Never have I anticipated a book coming out. Movies, yes. Album releases, yes. Books, nope. There’s something about the immediate gratification of the former two that make the latter seem like work. For me, movies and music have an experiential impact as well. I’ll be the first to admit, I don’t always live up to my namesake, but I’m still figuring myself out.
In his book, The Rise of the Creative Class Revisited, Richard Florida did his best at describing me to myself. When I heard of the original edition of this book being touted as a must read, I decided to delay my gratification even more. I knew that the revised 10th anniversary version would have the most up to date data and edited thoughts that would make it worth postponing.
As you know I have recently cleared the 30 year checkpoint, I have moved from here to there, I have worked doing this and that. To outsiders it appears that I am full of lofty ideas, can’t sit still, and I might be too critical of things that might not be broken. With all of our technological advances I still prefer a more simple and genuine approach to living my day-to-day life. All of this is true, and I am not alone.
As is explained in The Rise of the Creative Class Revisited, there has been a fundamental shift in behaviors, social norms, and a cultural change not just in “people my age,” but in the world as a whole. Technology, and subsequently globalization, have brought people around the world closer. Information is the new resource that is the hot commodity. There’s a limit to raw natural resources and of material consumption. However, there is no limit to human creativity.
The Creative Class, as Mr. Florida has put it, is a new emerging class which consists of 40 millions Americans, that roughly one-third of all employed people belong to. These people engage in complex problem solving that involves a great deal of independent judgement and requires high levels of education or human capital.
The breakdown: you can be an artist, musician, designer, architect, engineer, educator or part of a broader group of creative professionals. These are individuals in business and finance, law, health care and related fields. The key difference that separates this third of the working population from the Working Class and Service Class is what they’re paid to do. Those in the Working and Service Classes are primarily paid to do routine, mostly physical work, whereas the Creative Class are paid to use their minds.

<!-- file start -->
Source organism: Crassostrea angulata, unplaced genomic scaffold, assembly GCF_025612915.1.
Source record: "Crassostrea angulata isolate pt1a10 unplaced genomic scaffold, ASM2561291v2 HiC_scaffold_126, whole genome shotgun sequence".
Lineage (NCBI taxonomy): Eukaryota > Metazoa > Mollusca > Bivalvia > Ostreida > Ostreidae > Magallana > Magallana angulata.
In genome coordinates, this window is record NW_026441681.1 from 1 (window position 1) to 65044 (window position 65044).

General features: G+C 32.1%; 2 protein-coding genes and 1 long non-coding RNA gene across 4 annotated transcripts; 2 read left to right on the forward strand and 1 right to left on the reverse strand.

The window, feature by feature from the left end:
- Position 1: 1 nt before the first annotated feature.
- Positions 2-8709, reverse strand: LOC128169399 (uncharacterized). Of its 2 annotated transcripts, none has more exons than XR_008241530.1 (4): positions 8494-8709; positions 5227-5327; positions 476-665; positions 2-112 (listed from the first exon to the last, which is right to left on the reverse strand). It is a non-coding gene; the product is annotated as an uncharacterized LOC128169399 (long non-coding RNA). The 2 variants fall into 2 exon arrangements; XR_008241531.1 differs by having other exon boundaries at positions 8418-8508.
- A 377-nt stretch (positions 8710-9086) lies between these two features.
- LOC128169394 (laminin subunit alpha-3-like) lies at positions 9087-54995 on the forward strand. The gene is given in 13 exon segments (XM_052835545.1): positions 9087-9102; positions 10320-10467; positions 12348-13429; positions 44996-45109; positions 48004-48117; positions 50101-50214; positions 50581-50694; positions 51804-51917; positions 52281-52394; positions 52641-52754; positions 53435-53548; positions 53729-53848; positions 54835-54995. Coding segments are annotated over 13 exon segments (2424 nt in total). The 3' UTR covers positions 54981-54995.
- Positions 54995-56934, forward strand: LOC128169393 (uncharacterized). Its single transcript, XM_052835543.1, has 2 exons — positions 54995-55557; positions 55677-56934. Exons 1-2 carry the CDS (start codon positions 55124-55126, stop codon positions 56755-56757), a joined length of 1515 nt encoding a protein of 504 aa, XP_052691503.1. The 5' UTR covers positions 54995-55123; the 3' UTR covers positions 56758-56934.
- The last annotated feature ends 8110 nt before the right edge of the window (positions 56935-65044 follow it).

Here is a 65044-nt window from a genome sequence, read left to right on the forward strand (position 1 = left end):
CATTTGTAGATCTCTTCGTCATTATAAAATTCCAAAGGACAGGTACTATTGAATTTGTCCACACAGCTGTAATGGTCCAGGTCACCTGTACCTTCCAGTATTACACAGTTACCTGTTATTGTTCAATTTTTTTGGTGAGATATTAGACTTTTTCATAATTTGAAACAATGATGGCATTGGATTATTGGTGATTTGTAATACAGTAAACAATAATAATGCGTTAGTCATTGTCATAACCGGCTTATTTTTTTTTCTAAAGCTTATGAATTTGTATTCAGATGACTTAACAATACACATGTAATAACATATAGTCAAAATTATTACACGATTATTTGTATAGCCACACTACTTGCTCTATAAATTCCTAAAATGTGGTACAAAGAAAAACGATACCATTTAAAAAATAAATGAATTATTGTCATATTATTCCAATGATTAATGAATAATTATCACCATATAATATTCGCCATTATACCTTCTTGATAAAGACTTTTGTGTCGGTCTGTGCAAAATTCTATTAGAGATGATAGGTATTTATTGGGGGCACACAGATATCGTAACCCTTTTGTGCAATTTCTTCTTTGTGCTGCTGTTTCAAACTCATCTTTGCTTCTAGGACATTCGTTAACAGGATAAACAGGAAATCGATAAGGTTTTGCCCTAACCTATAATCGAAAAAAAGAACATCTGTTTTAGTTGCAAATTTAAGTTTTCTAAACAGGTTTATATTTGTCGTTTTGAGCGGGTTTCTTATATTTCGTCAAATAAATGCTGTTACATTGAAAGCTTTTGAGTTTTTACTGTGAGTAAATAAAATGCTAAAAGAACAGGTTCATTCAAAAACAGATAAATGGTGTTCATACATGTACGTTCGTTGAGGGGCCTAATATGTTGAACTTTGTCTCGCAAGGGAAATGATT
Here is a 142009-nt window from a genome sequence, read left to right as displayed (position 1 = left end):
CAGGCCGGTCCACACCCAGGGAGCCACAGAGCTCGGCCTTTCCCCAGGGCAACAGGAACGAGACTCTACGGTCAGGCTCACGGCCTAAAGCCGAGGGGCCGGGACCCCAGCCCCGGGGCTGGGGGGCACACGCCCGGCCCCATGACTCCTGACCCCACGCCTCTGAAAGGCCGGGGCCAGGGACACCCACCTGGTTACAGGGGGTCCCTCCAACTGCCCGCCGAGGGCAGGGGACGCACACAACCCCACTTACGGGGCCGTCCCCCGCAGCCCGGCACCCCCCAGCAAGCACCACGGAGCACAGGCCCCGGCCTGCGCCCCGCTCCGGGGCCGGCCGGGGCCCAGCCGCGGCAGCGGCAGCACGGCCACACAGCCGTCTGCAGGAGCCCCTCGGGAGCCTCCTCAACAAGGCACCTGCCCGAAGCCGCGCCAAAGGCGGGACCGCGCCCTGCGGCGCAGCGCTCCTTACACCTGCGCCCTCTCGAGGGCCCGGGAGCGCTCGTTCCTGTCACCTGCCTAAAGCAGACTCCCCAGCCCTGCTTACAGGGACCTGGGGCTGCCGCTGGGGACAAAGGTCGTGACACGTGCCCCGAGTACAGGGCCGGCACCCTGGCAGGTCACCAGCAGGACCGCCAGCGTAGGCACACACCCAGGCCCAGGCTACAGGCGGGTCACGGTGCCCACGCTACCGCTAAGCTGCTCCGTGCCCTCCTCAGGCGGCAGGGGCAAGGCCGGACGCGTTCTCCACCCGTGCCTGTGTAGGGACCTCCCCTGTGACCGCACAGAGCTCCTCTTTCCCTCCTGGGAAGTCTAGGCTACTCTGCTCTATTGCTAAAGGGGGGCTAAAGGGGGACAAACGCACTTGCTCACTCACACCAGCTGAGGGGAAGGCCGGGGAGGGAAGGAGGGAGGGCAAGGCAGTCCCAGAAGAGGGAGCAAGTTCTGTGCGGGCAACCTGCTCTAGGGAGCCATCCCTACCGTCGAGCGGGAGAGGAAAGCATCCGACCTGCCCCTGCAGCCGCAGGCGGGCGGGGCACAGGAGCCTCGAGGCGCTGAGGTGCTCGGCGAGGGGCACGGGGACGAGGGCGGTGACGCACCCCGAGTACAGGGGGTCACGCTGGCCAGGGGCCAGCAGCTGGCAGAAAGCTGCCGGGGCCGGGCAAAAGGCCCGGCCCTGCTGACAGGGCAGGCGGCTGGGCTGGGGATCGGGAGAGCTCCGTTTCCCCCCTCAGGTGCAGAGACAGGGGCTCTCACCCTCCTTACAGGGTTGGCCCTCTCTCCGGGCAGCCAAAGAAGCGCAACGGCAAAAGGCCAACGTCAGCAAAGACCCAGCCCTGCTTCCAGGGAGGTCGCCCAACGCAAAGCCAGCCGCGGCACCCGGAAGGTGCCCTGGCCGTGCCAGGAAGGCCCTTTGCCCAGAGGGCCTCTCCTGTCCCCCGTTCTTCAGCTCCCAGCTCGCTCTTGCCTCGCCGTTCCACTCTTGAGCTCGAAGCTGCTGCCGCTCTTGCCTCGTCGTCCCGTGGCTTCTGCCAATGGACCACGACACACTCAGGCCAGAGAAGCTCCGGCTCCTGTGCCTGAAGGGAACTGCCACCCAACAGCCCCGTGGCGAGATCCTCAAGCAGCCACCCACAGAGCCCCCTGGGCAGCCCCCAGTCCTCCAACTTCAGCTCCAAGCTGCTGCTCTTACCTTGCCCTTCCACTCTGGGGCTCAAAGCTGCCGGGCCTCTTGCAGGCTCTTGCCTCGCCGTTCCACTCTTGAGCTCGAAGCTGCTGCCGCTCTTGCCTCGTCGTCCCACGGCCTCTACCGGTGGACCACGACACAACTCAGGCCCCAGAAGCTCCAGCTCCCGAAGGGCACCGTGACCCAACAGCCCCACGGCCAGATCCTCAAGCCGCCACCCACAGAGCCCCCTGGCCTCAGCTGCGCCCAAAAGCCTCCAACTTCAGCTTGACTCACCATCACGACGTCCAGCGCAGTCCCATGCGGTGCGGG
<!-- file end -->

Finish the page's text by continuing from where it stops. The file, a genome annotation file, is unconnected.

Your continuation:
It’s not to say these folks must be highly educated (the Bill Gates Rule), although there is a large portion of the group with bachelor’s degrees and above. Monetarily, the Creative Class workforce make quite a bit more than their counterparts. Job stability and demand has also given piece of mind to members of the Creative Class even given the past economic turmoil. Their skills and education allow them to face such a crisis in stride.
Having an increased presence of Creative Class workers has reduced the negative economic impact cities have been faced with over the past 4 years. Those cities faced less unemployment rates and remained more prosperous during times other cities having been struggling to tread water.
So not only workplaces, but cities are trying to adapt to a social and fundamental change that is taking place right before our eyes. Being that the Creative Class is an experience driven (see my lazy comment in the first paragraph) group and their surroundings must reflect the same. An important quote to note is:
Creativity for us is an act of synthesis, and in order to create and synthesize, we need the stimuli of new experiences – bits and pieces to put together in new and unfamiliar ways, existing frameworks to deconstruct and transcend.
It is no longer acceptable to just allow a Bohemian art colony to form by itself, we must actively encourage it through our urban planning. In Chapter 10 – Place Matters, Mr. Florida accurately describes what needs to be taking place in our cities from large to small. We must work at attracting talent. We must create a dense environment where people are able to interact more closely. We must be open to all walks of life. We must strive to create authentic and genuine experiences. Most importantly, focus on quality of life issues, which improves the health and welfare of everyone – regardless of class.
Cities with a large Working Class populations have been and are becoming economically stagnant. The author explains that the 3T’s of Economic Development are what will separate these geographic locations even more in the years to come. Those are: technology, talent, and tolerance.
The Top 10 Cities in that department are listed below:
|2||San Francisco, CA|
|4||Ann Arbor, MI|
|6||San Diego, CA|
It comes as no shocking surprise to me that where I live ranks 182nd on that index and 119th as far as the percentage of Creative Class workforce share. I have found a lack of creativity, desire to be genuine, and misguided attempts in regards to quality of life matters.
As the book comes to an end it leaves us with a call to action –
The old regime has left us with a degraded environment, a broken financial system, and a sclerotic political culture in thrall to special interests and its own prejudices. Two decades and counting after the fall of communism and the so-called end of history, the West is as culturally, economically, and politically riven as it’s ever been – but its potential is literally without limits.
A lot can change in 10 years. In the case of the United States, its people, and its economy, some serious shit happened. That’s what makes this 10th Anniversary Edition of The Rise of the Creative Class an even more solid piece to read at the present time. It’s often the hardest to face facts, change, and adapt until you are slapped in the face, kicked in the ass, left with your own thoughts and forced to face reality.